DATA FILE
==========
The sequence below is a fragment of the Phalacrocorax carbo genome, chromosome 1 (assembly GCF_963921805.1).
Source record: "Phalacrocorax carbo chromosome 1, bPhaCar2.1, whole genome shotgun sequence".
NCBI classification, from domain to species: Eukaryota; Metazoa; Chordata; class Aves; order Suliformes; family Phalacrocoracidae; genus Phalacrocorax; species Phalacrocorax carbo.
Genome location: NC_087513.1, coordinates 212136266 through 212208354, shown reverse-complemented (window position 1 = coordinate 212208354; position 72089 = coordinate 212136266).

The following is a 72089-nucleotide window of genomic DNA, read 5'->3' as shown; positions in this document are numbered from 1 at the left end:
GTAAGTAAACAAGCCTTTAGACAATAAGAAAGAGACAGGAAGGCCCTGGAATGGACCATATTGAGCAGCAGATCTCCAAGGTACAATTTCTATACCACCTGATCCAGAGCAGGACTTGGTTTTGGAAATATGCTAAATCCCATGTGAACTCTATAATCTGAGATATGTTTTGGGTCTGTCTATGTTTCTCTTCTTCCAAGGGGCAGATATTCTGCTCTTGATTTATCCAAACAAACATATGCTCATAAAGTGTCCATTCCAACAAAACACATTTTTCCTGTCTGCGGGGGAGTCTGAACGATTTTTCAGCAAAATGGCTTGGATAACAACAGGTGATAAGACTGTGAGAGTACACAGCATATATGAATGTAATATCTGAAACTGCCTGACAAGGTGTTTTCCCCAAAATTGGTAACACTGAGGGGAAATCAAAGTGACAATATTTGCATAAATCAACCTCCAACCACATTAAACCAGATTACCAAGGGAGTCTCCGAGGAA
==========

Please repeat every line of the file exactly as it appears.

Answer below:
The sequence below is a fragment of the Phalacrocorax carbo genome, chromosome 1 (assembly GCF_963921805.1).
Source record: "Phalacrocorax carbo chromosome 1, bPhaCar2.1, whole genome shotgun sequence".
NCBI classification, from domain to species: Eukaryota; Metazoa; Chordata; class Aves; order Suliformes; family Phalacrocoracidae; genus Phalacrocorax; species Phalacrocorax carbo.
Genome location: NC_087513.1, coordinates 212136266 through 212208354, shown reverse-complemented (window position 1 = coordinate 212208354; position 72089 = coordinate 212136266).

The following is a 72089-nucleotide window of genomic DNA, read 5'->3' as shown; positions in this document are numbered from 1 at the left end:
GTAAGTAAACAAGCCTTTAGACAATAAGAAAGAGACAGGAAGGCCCTGGAATGGACCATATTGAGCAGCAGATCTCCAAGGTACAATTTCTATACCACCTGATCCAGAGCAGGACTTGGTTTTGGAAATATGCTAAATCCCATGTGAACTCTATAATCTGAGATATGTTTTGGGTCTGTCTATGTTTCTCTTCTTCCAAGGGGCAGATATTCTGCTCTTGATTTATCCAAACAAACATATGCTCATAAAGTGTCCATTCCAACAAAACACATTTTTCCTGTCTGCGGGGGAGTCTGAACGATTTTTCAGCAAAATGGCTTGGATAACAACAGGTGATAAGACTGTGAGAGTACACAGCATATATGAATGTAATATCTGAAACTGCCTGACAAGGTGTTTTCCCCAAAATTGGTAACACTGAGGGGAAATCAAAGTGACAATATTTGCATAAATCAACCTCCAACCACATTAAACCAGATTACCAAGGGAGTCTCCGAGGAA